Connect with us

Hi, what are you looking for?

Editor’s Pick

Fraudulent Bounce Back loan application prosecutions – what the landscape looks like

It has taken a while but we now have a much clearer picture of what enforcement action and prosecutions for Bounce Back Loan fraud looks like.

The latest figures quoted by the National Audit Office suggest that between £3.2 and £6.3 billion of the total cost of the Government’s £96.9 billion emergency Covid-19 support, was claimed in error or fraud.

In November 2020, the National Audit Office was critical that no credit checks were used in the Bounce Back Loan Scheme – as a consequence unviable businesses were given access to the loans. It was predicted at the time that as much as £26 billion could be lost to fraud.

The Bounce Back Loan Scheme was brought in too quickly for a fraud prevention strategy to be implemented, giving a window where fraudulent claims would go unmonitored.

Banks were expected to use their own enforcement powers to monitor applications and close down those businesses they suspected of fraud. It was only in September 2020 that banks started to get to grips with the backlog. We know that 150,000 ineligible claims were blocked.

Lord Agnew, (Pictured above) The government’s former counter-fraud minister, has said that many banks did not run thorough checks on borrowers before handing out loans through the scheme, claiming that Starling Bank was “one of the worst”. Starling has robustly denied the allegation.

Jeremy Asher, Consultant Regulatory Lawyer, Setfords explains how these fraudulent cases being chased, and what is happening to the perpetrators?

A suite of different enforcement action is now taking place:

Firstly, the banks identify suspicious applications and use traditional anti-fraud measures such as Cifas markers after issuing default notices, closing down and freezing accounts – these markers block access to credit and banking facilities for 6 years. Challenging such decisions is a difficult, technical and specialist area of law. Where default notices are issued repayment plans are negotiated with the banks.

The Insolvency Service takes the cases where it is apparent that businesses have been wound up. Companies House is now refusing to allow applications by companies wishing to be struck off the register which had previously applied successfully for Bounce Back Loans.

The National Investigation Service is now actively investigating cases notified to it by BEIS where fraudulent applications have been flagged, and is working with the CPS to bring criminal prosecutions.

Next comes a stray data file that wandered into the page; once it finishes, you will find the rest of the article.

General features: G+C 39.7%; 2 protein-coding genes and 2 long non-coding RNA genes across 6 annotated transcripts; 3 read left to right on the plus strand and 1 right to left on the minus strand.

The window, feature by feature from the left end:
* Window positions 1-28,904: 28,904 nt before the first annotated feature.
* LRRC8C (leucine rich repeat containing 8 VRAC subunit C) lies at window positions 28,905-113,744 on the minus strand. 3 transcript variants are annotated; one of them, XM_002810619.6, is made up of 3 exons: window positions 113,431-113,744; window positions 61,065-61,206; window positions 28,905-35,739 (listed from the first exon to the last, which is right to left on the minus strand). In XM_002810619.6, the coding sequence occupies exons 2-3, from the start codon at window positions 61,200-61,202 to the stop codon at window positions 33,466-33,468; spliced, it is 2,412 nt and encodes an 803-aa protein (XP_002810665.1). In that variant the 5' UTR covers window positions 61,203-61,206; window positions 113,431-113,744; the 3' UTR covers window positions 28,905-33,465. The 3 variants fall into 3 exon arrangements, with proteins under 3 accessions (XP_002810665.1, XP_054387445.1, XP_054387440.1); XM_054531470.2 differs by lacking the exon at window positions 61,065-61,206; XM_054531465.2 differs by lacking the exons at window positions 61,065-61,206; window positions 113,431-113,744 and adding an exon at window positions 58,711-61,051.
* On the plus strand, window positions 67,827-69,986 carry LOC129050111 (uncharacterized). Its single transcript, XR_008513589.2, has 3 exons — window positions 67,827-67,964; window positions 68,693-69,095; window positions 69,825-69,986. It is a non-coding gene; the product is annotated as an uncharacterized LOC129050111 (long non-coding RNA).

In the most serious cases, the Proceeds of Crime Act will be used to make Confiscation Orders for the recovery of the funds following successful criminal prosecutions.

Your information is secure and your privacy is protected. By opting in you agree to receive emails from us. Remember that you can opt-out any time, we hate spam too!



DRAHOMÍR POSTEBY-MACH -PIXABAY BERLIN — The founder of Russia’s only LGBTQ+ museum said he was forced to close its doors on Wednesday after President...


REUTERS Philippine lawmakers are looking to tap central bank profits to seed a proposed sovereign wealth fund, after an earlier plan to use pension...


REUTERS Presidential elections drove this year’s Google searches in the Philippines as “Halalan 2022” topped the overall list of trending searches and “precinct finder”...


Men and women line up during a job fair held inside a covered court in Tondo, Manila, Nov. 21. — PHILIPPINE STAR/ EDD GUMBAN...


THE NATIONAL GOVERNMENT’S (NG) outstanding debt hit a record high of P13.64 trillion as of end-October, driven by more domestic and foreign borrowings, the...


REUTERS MANUFACTURING rose for a fifth straight month in October, reflecting the continued reopening of the Philippine economy, analysts said. Preliminary results of the...

You May Also Like


BW FILE PHOTO GROSS BORROWINGS by the National Government reached P2.6 trillion as of end-September as it continued to raise funds to respond to...


REUTERS By Luz Wendy T. Noble, Reporter The country’s foreign exchange buffers slightly increased as of end-October as the value of the central bank’s...


KARASOLAR.COM TENA, Ecuador — Ecuador’s rainforest Achuar people say their ancestors long dreamed of a “fire canoe” or “electric fish” that would let them...


COVID-19 has had a significant impact on the mental health of Filipinos across different groups all over the archipelago. From frontline workers, parents balancing...

Disclaimer: Respect, its managers, its employees, and assigns (collectively "The Company") do not make any guarantee or warranty about what is advertised above. Information provided by this website is for research purposes only and should not be considered as personalized financial advice. The Company is not affiliated with, nor does it receive compensation from, any specific security. The Company is not registered or licensed by any governing body in any jurisdiction to give investing advice or provide investment recommendation. Any investments recommended here should be taken into consideration only after consulting with your investment advisor and after reviewing the prospectus or financial statements of the company.

Copyright © 2022 Respect Investment. All Rights Reserved.